Mitochondrial DNA (mtDNA) maintenance is critical for oxidative phosphorylation (OXPHOS) since some subunits of the respiratory chain complexes are mitochondrially encoded. Pathological mutations in nuclear genes involved in the mtDNA metabolism may result in a quantitative decrease in mtDNA levels, referred to as mtDNA depletion, or in qualitative defects in mtDNA, especially in multiple deletions. Since, in the last decade, most of the novel mutations have been identified through whole-exome sequencing, it is crucial to confirm the pathogenicity by functional analysis in the appropriate model systems. Among these, the yeast Saccharomyces cerevisiae has proved to be a good model for studying mutations associated with mtDNA instability. This review focuses on the use of yeast for evaluating the pathogenicity of mutations in six genes, MPV17/SYM1, MRM2/MRM2, OPA1/MGM1, POLG/MIP1, RRM2B/RNR2, and SLC25A4/AAC2, all associated with mtDNA depletion or multiple deletions. We highlight the techniques used to construct a specific model and to measure the mtDNA instability as well as the main results obtained. We then report the contribution that yeast has given in understanding the pathogenic mechanisms of the mutant variants, in finding the genetic suppressors of the mitochondrial defects and in the discovery of molecules able to improve the mtDNA stability.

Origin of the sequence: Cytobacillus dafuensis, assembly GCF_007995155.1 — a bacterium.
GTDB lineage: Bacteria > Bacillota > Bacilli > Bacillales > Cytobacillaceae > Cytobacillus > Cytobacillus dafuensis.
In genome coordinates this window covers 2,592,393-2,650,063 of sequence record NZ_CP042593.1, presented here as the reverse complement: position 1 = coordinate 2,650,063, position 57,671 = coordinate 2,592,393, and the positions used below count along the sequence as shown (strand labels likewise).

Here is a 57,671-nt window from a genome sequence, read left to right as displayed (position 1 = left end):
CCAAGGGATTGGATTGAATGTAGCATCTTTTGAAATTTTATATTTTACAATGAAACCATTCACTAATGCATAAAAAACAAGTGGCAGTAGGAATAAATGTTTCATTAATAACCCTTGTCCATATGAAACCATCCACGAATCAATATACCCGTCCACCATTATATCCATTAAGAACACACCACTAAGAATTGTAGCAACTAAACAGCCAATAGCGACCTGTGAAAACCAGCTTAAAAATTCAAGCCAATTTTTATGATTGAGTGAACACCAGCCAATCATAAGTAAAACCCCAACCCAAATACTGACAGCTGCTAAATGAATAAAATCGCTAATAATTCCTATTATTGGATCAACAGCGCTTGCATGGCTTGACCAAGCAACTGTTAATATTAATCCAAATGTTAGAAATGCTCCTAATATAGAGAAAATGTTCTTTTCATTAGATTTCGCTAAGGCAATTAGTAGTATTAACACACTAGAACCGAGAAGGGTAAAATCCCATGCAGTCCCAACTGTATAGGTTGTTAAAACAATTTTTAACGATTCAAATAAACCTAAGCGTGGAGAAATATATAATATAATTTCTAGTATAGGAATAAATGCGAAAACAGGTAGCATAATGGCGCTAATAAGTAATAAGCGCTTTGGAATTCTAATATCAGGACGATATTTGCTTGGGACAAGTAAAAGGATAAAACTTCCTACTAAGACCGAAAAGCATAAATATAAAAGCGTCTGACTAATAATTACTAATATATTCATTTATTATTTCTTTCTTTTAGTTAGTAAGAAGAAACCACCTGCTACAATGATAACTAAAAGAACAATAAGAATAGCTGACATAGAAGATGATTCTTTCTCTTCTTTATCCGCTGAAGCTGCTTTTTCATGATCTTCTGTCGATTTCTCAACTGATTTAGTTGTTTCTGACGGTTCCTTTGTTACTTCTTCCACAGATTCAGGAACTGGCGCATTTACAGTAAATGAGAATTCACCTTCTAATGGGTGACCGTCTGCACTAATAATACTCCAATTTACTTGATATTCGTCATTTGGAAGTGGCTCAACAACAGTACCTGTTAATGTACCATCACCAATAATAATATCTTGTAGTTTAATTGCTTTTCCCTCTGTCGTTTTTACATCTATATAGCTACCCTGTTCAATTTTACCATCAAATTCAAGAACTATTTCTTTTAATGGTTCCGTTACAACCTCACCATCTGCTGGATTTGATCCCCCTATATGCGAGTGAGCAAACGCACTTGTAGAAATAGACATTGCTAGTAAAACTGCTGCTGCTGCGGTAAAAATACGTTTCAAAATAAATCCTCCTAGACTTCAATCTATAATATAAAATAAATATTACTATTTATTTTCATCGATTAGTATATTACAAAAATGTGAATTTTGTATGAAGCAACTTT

Saccharomyces cerevisiae as a tool for studying mutations in nuclear genes involved in diseases caused by mitochondrial DNA instability / Gilea, A. I.; Ceccatelli Berti, C.; Magistrati, M.; Di Punzio, G.; Goffrini, P.; Baruffini, E.; Dallabona, C.. - In: GENES. - ISSN 2073-4425. - 12(2021), pp. 1866.1-1866.34. [10.3390/genes12121866]
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